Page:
Elisabeth Easther goes in search of animal encounters in the untamed central North Island.
When the city starts to feel a little tame and domestic life means being domesticated, you need to head down country in search of wildlife.
Ever keen to go out for a duck, we were heading to the central North Island for an animal encounter.
First stop was Tongariro River Rafting where guide Garth took us in search of whio, or little blue ducks. These plucky little birds are an endangered species, now enjoying an increase in numbers thanks to people such as Garth and organisations like the Department of Conservation, Project Tongariro and Genesis Energy's Whio Forever programme taking predator control and bird monitoring to new heights.
Rushing along on the white water, we saw plenty of shags, paradise ducks and piwakawaka. Pockets of wader-clad anglers, thigh deep in the water, were flicking their lines in elegant arcs. Rafting along here is wonderful fun whether you see whio or not - we didn't spot any, but I'm told Marcus Lush got more bang for his buck when he visited.
After a quick refuel at Turangi's cute-as-a-button Thyme for Food Cafe - more 50s furnishings, Formica and chrome than you can shake a stick at - we were off to the Tongariro National Trout Centre.
The massive trout gazed up at us, keen to be fed. These enormous creatures clearly have their wishes regularly granted and they swam and schooled in search of treats.
At the Trout Centre you can learn everything you ever wanted to know about trout (and other freshwater creatures) and the exhibits of all things related to fly fishing are fabulous.
The aquariums are similarly riveting: koura, our native crayfish, full-grown whitebait whose lives weren't frittered away, as well as undulating long fin eels.
The highlight was being issued with a fishing licence and catching a rainbow trout - with a bit of assistance, my son caught a 1.1kg whopper. Pete, our friendly, informative DoC guide, smoked our catch using manuka bark peeled from a nearby tree and the result was delicious.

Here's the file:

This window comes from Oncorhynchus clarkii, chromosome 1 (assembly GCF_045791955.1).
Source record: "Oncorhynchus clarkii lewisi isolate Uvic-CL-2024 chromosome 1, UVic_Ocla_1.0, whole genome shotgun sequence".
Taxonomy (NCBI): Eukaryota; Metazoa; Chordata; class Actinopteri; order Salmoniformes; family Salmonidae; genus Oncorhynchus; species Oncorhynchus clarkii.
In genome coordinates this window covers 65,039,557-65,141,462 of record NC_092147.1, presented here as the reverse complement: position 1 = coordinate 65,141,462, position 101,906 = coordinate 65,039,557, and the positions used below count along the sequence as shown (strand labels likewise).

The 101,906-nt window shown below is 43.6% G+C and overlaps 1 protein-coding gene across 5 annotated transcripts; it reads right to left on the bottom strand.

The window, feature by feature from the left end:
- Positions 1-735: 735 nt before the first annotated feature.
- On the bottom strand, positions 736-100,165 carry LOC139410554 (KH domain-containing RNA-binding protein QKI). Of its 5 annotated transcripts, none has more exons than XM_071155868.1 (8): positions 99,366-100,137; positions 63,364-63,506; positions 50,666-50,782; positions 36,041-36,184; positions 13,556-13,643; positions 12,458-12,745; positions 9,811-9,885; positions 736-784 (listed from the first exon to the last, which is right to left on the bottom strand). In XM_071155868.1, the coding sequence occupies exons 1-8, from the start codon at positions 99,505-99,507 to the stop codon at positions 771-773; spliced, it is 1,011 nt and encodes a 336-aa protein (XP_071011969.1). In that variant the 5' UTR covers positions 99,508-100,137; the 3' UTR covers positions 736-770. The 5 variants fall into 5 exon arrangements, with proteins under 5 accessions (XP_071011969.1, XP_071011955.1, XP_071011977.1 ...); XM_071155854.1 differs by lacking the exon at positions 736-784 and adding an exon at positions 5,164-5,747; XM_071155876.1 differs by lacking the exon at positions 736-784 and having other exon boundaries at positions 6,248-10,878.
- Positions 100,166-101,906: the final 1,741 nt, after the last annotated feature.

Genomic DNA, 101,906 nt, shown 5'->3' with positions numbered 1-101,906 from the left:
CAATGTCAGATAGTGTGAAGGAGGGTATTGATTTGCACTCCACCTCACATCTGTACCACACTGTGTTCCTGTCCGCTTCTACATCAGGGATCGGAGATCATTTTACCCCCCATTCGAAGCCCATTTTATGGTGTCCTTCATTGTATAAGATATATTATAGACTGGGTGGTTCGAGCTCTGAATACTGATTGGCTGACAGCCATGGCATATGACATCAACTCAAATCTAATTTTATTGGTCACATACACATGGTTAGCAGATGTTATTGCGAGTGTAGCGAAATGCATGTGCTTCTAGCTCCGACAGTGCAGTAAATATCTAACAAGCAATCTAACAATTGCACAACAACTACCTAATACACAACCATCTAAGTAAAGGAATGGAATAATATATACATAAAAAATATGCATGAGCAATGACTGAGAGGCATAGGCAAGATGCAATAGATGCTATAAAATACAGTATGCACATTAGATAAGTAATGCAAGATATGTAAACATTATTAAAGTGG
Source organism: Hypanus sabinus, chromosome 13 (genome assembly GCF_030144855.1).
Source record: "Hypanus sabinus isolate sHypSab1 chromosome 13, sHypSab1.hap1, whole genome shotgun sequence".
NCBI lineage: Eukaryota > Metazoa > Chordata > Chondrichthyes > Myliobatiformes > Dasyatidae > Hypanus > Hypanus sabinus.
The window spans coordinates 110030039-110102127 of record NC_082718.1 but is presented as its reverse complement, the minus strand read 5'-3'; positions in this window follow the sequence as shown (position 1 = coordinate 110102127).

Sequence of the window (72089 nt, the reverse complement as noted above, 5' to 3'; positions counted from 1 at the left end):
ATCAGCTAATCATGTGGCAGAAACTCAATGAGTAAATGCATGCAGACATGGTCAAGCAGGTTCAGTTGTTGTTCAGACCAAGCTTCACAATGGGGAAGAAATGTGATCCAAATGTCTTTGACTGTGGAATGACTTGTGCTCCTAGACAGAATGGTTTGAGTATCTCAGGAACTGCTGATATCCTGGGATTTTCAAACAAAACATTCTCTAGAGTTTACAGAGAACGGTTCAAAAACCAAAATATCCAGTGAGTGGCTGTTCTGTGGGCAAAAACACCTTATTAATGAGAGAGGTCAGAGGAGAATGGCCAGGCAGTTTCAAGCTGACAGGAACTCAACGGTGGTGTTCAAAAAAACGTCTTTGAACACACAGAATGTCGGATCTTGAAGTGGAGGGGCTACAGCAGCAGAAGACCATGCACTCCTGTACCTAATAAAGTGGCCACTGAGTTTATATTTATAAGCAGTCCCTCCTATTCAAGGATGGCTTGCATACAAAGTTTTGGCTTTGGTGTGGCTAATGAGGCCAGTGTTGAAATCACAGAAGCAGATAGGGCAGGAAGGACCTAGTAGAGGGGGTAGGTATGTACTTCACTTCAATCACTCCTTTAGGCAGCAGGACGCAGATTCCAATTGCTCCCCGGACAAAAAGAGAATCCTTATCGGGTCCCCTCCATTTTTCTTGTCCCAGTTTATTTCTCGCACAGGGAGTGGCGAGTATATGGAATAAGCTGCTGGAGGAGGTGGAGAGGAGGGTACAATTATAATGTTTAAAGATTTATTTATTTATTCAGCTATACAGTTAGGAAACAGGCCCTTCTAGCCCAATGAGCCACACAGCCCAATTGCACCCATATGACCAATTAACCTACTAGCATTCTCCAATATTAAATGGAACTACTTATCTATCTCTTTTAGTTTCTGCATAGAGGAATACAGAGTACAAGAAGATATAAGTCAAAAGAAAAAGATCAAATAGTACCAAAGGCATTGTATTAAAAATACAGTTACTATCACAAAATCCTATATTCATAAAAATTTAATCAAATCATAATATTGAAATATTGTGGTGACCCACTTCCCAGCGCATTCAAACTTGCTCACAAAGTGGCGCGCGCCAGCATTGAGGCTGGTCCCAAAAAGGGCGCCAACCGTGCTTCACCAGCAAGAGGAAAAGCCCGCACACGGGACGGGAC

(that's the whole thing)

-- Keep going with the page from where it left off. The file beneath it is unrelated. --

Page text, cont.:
Keen for a little less wilderness and a bit more comfort, we were beckoned by the plush elegance of The Chateau. This chocolate box-building is a trip back in time; looking out the enormous picture windows to the mountains, it's fun to imagine being an intrepid explorer touring the colonies in style.
Sadly we couldn't completely do justice to the breakfast buffet because we were going caving. I'd have hated to find myself wedged between rocks on account of an extra hash brown. Feeling suitably svelte for spelunking, we drove with Brian, the DoC ranger, to Okupata Caves, 25 minutes from Whakapapa.
This unmarked network of underground passages is most impressive, but you do need to know what you're doing - or have Brian (who kitted us out with torches and helmets) and Jerome from Kiwis for Kiwi along for the ride.
We descended a sturdy ladder into a whole other world. Glowworms are native to New Zealand, which I didn't know. Also unique to New Zealand is the cave weta; colonies of them twitched their antennae, observing us as keenly as we watched them. Following Brian through ankle-deep water, we posted ourselves through a slot called the letterbox, a tight little challenge.
Next, kiwi. Jerome helped us locate nearby birds by scanning for their transmitters with a device that looked like a handheld television aerial to check for signals. No luck, disappointingly.
No longer city-tame, we were ready to return to town.
Jerome and Brian are both part of Mahi Aroha, DoC's Summer Nature Programme, which includes hikes, fishing and cycling trips and an evening Kiwi in the Wild trip.
Elisabeth was a guest of Great Lake Taupo.